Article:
The general prosecutor, who was dismissed, will not be reinstated, and the retrial of former regime officials will go ahead.
The Egyptian army has deployed tanks and armored troop carriers outside the presidential palace in Cairo after clashes between supporters and rivals of President Mohammed Morsi.
The streets of the capital are now reported to be calm following the earlier violence that left five people dead and hundreds injured.
Egypt is seeing growing unrest over a controversial draft constitution.
The government insists that a referendum will go ahead this month.
The clashes are possibly the most dangerous development in Egypt’s growing political crisis.
The violence, which opposition leaders accused Mohamed Morsi’s Islamist Muslim Brotherhood movement of organizing, was ominously reminiscent of the tactics used by former President Hosni Mubarak during the revolution.
Supporters of Mohamed Morsi responded to a call to rally outside the presidential palace, in the suburb of Heliopolis, on Wednesday afternoon.
The mainly secular opponents of the president were already staging a sit-in protest there, after tens of thousands of them besieged the palace on Tuesday.
Stones and petrol bombs were thrown and there were reports of gunfire as Morsi supporters dismantled some of the tents set up by their opponents.
The Brotherhood later called on all sides to “withdraw at the same time and pledge not to return there given the symbolism of the palace”.
Disorder was also reported in other cities, with Muslim Brotherhood offices attacked in Ismailia and Suez.
The Egyptian army has deployed tanks and armored troop carriers outside the presidential palace in Cairo after clashes between supporters and rivals of President Mohammed Morsi
In a joint news conference, Mohamed ElBaradei, Amr Moussa and other leading figures of the opposition National Rescue Front said they held Mohamed Morsi fully responsible for the violence.
“Our opinion was, and still is, that we are ready for dialogue if the constitutional decree is cancelled … and the referendum on this constitution is postponed,” said Mohamed ElBaradei.
“The revolution did not happen for this. It happened for freedom, democracy and human dignity.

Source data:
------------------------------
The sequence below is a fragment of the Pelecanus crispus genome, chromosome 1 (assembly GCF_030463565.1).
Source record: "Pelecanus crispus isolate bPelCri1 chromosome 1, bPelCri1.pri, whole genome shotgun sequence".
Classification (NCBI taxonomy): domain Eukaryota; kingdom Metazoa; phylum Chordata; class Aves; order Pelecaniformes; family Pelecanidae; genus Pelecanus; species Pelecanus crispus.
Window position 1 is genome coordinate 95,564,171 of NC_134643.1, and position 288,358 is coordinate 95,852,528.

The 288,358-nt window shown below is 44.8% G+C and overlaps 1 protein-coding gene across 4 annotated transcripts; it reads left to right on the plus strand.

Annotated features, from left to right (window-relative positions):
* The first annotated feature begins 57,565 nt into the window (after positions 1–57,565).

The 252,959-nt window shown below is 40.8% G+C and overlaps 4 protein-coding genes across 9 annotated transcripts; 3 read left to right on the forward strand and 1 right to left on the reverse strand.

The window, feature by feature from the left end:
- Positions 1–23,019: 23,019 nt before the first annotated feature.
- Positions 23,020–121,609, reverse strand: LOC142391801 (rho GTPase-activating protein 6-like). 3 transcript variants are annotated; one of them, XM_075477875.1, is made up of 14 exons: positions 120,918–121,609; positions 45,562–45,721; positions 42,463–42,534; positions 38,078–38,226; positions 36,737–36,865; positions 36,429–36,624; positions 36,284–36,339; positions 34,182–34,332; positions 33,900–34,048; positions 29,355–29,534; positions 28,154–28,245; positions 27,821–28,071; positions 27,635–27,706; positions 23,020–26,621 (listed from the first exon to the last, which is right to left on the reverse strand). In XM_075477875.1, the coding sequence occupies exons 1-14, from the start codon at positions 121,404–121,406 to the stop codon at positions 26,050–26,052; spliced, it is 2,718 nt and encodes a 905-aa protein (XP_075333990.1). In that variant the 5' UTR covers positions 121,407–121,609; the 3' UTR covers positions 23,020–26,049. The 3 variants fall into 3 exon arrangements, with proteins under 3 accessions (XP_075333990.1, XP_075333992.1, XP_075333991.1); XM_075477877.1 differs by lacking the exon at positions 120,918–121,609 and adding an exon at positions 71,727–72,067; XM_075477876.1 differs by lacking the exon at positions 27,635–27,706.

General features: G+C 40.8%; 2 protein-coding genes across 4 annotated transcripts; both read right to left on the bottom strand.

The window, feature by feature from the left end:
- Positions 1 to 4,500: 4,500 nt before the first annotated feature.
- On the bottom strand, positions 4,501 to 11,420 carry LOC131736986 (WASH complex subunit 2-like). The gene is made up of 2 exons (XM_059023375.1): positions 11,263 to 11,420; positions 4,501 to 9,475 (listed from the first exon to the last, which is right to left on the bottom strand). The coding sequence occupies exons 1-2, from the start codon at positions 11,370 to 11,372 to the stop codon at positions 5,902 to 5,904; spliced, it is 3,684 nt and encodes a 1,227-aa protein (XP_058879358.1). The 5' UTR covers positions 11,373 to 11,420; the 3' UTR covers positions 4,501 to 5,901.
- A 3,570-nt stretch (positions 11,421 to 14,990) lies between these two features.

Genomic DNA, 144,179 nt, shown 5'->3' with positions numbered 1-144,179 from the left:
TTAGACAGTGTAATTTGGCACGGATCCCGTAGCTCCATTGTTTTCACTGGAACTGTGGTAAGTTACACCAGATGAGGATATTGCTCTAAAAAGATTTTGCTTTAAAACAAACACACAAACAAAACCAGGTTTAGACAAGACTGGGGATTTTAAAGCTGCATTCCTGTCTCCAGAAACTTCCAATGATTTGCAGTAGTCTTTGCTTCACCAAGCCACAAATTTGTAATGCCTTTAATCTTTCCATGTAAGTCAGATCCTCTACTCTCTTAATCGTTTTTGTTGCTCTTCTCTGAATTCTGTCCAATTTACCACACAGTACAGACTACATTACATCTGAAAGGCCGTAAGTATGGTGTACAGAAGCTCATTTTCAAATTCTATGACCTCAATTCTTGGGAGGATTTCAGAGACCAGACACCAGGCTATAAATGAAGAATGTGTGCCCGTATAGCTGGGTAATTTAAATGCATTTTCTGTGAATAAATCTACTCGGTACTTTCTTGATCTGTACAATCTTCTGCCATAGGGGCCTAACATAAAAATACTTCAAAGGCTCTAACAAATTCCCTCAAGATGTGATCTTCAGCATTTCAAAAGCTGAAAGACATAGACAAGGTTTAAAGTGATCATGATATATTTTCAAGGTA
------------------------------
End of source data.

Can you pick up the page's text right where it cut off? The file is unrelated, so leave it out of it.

“Morsi must listen to the people, whose voice is loud and clear. There is no legitimacy in excluding the majority of the people,” he said.
Speaking on Wednesday, Vice-President Mahmoud Mekki said the vote on the draft constitution was still scheduled for 15 December, but that the “door for dialogue” remained open, indicating that changes could be made to the document later.
Critics say the draft was rushed through parliament without proper consultation and that it does not do enough to protect political and religious freedoms and the rights of women.
The draft added to the anger generated by Mohamed Morsi passing a decree in late November which granted him wide-ranging new powers.
Four of Mohamed Morsi’s advisers resigned on Wednesday in an apparent protest. Three others did so last week and Egypt’s Mena news agency reported a further resignation on Thursday.
In his news conference, broadcast earlier on state television, Mahmoud Mekki said there was “real political will to pass the current period and respond to the demands of the public”.
But he said there “must be consensus” on the constitution, and that “the door for dialogue is open for those who object to the draft”.
“I am completely confident that if not in the coming hours, in the next few days we will reach a breakthrough in the crisis and consensus,” he said.
The government has been speaking for some time about the need for dialogue, but has offered few concrete concessions which would end the crisis.
Mohamed Morsi adopted sweeping new powers in a decree on 22 November, and stripped the judiciary of any power to challenge his decisions.
Mohamed Morsi, who narrowly won Egypt’s first free presidential election in June, says he will give up his new powers once the new constitution is ratified.
Egyptians are starting to vote in their first free presidential election, 15 months after ousting Hosni Mubarak in the Arab Spring uprising.